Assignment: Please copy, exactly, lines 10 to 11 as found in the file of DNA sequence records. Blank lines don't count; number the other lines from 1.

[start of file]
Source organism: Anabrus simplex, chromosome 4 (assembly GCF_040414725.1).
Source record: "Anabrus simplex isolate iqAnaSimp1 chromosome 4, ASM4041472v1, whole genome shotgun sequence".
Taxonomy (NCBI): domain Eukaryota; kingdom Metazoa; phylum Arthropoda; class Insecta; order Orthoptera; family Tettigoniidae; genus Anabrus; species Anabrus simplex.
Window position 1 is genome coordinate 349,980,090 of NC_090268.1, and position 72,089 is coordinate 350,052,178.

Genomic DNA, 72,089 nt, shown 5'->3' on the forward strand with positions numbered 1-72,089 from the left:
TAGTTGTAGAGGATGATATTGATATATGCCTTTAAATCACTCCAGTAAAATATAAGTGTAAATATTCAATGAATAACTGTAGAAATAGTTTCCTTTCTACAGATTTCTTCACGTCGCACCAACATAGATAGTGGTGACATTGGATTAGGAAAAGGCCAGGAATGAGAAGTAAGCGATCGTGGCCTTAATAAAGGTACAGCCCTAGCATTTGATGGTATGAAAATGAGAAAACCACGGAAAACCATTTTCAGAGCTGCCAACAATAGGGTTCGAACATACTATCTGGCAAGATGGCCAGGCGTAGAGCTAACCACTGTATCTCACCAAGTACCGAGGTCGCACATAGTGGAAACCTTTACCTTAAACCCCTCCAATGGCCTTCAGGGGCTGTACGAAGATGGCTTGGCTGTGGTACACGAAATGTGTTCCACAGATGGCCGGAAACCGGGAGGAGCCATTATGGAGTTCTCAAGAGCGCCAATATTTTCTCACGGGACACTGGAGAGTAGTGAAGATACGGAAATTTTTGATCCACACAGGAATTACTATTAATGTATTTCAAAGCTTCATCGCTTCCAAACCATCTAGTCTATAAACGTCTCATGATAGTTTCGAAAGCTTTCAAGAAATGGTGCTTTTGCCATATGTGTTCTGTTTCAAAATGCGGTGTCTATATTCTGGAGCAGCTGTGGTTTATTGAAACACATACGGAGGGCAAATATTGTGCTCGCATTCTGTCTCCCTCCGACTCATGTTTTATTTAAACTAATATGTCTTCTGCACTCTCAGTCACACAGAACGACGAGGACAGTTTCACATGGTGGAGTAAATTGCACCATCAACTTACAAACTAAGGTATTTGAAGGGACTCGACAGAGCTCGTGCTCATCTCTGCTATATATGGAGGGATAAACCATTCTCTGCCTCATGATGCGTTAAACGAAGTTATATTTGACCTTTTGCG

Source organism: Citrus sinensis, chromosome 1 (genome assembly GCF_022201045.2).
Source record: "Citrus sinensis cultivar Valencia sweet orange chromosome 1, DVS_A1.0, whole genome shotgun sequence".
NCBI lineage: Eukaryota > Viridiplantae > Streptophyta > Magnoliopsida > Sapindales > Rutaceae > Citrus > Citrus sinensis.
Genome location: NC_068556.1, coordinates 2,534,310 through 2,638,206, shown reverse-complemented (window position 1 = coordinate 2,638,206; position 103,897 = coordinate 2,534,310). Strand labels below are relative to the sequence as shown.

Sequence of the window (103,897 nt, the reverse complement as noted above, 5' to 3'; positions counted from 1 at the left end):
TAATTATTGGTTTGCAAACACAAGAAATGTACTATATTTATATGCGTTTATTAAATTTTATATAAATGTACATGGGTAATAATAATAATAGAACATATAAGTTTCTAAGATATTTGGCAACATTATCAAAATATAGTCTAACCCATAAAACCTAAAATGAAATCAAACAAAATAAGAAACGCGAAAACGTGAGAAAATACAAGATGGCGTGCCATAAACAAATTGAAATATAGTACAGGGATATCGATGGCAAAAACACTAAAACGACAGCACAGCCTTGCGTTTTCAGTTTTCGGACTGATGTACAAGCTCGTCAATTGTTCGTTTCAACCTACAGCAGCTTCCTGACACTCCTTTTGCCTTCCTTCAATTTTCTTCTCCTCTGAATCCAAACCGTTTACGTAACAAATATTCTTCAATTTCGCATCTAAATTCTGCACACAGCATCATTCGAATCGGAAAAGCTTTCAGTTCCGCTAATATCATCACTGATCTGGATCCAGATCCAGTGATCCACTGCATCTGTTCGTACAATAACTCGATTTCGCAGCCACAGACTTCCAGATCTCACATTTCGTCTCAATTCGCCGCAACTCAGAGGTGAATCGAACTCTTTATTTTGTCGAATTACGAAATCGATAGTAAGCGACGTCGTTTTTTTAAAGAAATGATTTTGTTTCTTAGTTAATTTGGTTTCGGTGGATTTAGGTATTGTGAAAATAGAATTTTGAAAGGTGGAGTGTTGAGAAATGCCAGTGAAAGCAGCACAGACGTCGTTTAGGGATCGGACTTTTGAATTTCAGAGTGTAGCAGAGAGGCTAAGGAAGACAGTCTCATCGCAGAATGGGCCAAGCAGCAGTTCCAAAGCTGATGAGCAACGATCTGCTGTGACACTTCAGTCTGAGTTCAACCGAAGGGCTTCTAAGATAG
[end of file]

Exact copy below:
Genome location: NC_068556.1, coordinates 2,534,310 through 2,638,206, shown reverse-complemented (window position 1 = coordinate 2,638,206; position 103,897 = coordinate 2,534,310). Strand labels below are relative to the sequence as shown.

Sequence of the window (103,897 nt, the reverse complement as noted above, 5' to 3'; positions counted from 1 at the left end):